This article was also published in Area 97, a special publication from the Bend Bulletin.

In early 2019, the Council on Aging of Central Oregon hosted community forums across the tri-county area, inviting more than 100 older adults and community professionals to discuss the challenges faced by older adults in Central Oregon. In these forums, community members identified the major issues challenging us as we age, and discussed “out-of-the-box” ideas to ease the burden on older adults. 

What are the Major Issues for Central Oregon’s Older Adults?

  • Inadequate options for door-to-door transportation
  • Lack of affordable and mobility appropriate housing
  • Difficulty accessing information and support services
  • Diminished health and wellbeing as a result of isolation 

Connecting the Dots

Solutions may lie in re-thinking current technological trends, gadgets or processes to make them applicable to older adults. Or in connecting the dots between multiple generations, and community resources and needs. Here are some of the ways Central Oregon is tackling these common issues.

Bringing the Older Adult Experience to the Fore

A group of older adults tested out the “Ride Bend” pilot this summer.

As Central Oregon cities adapt to changing demographics and adopt infrastructure changes, service providers are listening to older adults and the problems that make daily life a struggle. The Council on Aging partnered with OSU Cascades Mobility Lab and its micropilot program ‘Ride Bend’ this summer to run a test route for older adults to see how they responded to shared, on-demand rides. The response from the participants was positive, as this ride share option was seen as more flexible than Dial-a-Ride (which has a 24-hour reservation requirement) and participants using a walker and a wheelchair were easily accommodated with an ADA accessible van. The trip highlighted a few features required to make such a service successful. For example, ‘Ride Bend’ uses a smartphone app for ride requests, which will require educating older adults on how to install and use the system, while many will still prefer the phone number option. The service area would need to expand to cover more of Bend, and vehicles will need plenty of grab handles for riders.   

Partnering for Prevention

The Sisters-Camp Sherman Fire District recognized that the leading cause of calls for urgent medical assistance from adults over the age of 60 was due to suffering falls in the home. In response, the fire department launched its Home Safety Program offering free home inspections for fall and fire risks. The safety checks identify common issues such as poorly placed rugs, slippery surfaces, the need for f grab bars or improved lighting, and the installation of safety items like fire alarms. The department refers residents to local organizations such as Habitat for Humanity and Central Oregon Veterans Outreach to implement mobility and safety improvement repairs and additions. The Bend Fire Department has a similar program called Safety Outreach for Seniors. Home inspections can be requested by contacting the fire department.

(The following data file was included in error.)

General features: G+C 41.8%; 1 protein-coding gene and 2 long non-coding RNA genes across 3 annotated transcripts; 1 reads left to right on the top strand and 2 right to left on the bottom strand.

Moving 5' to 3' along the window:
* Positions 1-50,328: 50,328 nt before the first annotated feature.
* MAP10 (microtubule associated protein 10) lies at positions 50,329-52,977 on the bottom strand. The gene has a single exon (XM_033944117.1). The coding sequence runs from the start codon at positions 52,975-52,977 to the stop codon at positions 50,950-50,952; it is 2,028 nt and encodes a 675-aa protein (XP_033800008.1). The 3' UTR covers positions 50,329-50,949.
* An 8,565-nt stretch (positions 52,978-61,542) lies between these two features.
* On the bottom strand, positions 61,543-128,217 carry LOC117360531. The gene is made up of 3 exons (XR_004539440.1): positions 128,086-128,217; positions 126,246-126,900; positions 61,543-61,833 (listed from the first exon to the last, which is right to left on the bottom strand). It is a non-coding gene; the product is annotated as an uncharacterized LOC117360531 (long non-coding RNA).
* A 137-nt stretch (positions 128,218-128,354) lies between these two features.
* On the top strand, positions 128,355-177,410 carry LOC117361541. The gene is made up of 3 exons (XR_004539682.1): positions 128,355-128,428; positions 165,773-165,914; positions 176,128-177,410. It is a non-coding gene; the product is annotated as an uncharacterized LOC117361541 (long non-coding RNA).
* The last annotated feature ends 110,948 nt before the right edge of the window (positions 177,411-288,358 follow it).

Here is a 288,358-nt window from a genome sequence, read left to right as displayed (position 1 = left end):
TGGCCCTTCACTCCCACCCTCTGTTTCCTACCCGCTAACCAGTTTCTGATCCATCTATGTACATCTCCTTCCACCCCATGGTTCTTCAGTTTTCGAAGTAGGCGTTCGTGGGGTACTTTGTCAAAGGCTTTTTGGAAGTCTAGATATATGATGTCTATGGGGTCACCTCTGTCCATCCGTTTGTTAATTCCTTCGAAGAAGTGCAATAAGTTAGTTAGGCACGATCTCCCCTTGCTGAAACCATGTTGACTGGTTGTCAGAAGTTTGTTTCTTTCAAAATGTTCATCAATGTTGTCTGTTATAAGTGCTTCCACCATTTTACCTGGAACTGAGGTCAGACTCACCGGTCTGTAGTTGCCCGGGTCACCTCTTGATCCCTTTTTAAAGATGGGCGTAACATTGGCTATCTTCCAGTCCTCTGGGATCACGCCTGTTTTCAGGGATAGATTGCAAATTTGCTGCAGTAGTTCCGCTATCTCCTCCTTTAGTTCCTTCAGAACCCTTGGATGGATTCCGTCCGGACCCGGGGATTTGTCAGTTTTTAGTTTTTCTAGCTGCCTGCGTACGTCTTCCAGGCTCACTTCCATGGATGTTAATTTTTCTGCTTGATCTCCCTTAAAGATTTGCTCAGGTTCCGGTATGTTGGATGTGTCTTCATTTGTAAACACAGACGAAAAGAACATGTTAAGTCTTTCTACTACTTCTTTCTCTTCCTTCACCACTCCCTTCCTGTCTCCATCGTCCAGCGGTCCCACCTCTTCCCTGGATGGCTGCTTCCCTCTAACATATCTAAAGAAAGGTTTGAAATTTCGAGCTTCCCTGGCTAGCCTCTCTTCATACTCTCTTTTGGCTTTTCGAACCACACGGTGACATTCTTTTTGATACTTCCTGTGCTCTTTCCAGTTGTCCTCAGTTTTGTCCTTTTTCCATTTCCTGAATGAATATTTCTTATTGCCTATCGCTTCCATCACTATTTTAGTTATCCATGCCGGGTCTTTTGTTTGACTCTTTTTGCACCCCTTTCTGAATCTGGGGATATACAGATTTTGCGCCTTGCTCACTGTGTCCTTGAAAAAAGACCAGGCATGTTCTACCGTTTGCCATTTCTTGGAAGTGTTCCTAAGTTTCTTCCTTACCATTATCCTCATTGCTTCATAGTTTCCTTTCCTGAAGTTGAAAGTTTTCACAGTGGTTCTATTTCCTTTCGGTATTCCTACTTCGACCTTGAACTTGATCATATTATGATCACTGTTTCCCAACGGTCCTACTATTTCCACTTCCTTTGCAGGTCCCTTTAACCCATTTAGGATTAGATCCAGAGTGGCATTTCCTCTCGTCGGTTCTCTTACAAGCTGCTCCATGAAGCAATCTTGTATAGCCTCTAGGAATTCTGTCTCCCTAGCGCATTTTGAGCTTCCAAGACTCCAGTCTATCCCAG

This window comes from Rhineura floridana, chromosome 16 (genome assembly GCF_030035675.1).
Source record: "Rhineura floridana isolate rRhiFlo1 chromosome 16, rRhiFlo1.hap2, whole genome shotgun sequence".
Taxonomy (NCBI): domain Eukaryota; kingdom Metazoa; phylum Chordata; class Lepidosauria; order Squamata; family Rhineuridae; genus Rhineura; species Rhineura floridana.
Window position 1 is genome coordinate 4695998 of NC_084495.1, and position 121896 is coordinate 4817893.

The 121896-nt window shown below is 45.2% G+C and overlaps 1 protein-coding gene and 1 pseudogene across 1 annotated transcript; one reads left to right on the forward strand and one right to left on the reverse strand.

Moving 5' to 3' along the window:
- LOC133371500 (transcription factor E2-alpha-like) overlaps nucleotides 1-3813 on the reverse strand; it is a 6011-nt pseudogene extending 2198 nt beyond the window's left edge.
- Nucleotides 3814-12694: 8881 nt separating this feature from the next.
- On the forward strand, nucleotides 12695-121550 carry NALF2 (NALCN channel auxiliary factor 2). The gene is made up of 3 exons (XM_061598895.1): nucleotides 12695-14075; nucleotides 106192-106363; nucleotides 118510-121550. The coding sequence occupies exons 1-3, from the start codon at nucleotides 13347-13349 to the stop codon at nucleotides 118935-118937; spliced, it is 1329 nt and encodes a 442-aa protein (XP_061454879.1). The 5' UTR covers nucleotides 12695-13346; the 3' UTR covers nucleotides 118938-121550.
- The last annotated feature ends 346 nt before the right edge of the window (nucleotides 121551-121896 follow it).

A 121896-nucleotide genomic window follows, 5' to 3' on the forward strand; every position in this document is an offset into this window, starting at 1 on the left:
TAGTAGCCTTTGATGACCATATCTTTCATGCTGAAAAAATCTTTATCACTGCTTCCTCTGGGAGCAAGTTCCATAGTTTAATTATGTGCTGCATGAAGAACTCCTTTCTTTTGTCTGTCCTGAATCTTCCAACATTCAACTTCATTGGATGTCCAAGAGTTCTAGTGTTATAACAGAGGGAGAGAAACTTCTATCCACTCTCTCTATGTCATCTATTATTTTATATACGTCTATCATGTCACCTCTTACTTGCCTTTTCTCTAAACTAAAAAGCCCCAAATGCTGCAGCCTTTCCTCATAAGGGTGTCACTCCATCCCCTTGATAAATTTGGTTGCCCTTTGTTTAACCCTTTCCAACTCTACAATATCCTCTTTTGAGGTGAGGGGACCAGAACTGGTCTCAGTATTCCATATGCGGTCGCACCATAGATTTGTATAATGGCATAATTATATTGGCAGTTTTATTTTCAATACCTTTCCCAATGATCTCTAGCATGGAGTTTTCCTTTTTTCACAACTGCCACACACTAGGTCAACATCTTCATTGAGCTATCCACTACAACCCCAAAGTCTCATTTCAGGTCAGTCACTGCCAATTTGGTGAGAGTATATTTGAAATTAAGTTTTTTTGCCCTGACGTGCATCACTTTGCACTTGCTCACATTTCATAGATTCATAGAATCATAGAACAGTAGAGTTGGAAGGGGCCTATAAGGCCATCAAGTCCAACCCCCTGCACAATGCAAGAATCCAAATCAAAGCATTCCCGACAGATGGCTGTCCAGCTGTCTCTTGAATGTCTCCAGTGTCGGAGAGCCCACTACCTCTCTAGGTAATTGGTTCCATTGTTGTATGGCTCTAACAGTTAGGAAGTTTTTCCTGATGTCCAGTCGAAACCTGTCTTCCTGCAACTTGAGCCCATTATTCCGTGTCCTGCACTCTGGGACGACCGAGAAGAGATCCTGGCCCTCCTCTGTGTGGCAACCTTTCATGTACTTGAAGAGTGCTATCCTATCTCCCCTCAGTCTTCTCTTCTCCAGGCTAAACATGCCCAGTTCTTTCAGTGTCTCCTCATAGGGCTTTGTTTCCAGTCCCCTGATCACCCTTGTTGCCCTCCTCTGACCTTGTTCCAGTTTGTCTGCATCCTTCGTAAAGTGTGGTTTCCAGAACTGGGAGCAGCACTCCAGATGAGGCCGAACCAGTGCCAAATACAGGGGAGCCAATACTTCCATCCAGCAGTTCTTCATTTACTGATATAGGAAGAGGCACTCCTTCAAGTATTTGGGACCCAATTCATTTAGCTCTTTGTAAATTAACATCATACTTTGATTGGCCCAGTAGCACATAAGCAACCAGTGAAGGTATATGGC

Connecting with the Community Online

Facebook and other online social networks are increasingly becoming a tool for older adults to connect with family and friends, and find local hobbies, groups, and community resources. Around 40 percent of adults over the age of 65 now use Facebook–up from only 16 percent in 2012 (Pew Research Center, 2019). Groups such as “PAY IT FORWARD BEND” and “PAY IT FORWARD REDMOND OR” are being used to share needs and get help from locals willing to support their neighbors. In La Pine, participants in the Council on Aging’s community forums suggested a similar concept, but specifically for older adults–a ‘seniors helping seniors’ Facebook group, where needs could be expressed and met, from finding snow removal support to getting a ride to a doctor’s appointment. The Council on Aging also shares resources and information for older adults and their loved ones on our Facebook page: Facebook.com/CouncilOnAgingOfCentralOregon.

Finding Opportunities for Intergenerational Support

Thelma’s Place in Redmond offers an intergenerational day care program that connects preschool children with older adults. According to the program website, “Something magical happens every day…when the young and the old spend time together.” Creating intergenerational shared spaces and programs can benefit young and old alike by addressing loneliness and isolation for older adults and providing support and guidance to children and youth. Generations United, a nonprofit organization dedicated to improving lives through intergenerational connection, calls it the “best of both worlds” when “children and older adults become a part of each other’s daily lives, and hearts and minds are opened.” (The Best of Both Worlds: A Closer Look at Creating Spaces that Connect Young and Old, June 2019)

If you or a loved one over the age of 60 need support with any issues related to growing older, call the Council on Aging of Central Oregon at (541) 678-5483. Our Information and Resource Specialists provide free guidance on aging related issues for older adults in Central Oregon.

Leave a Reply

Your email address will not be published. Required fields are marked *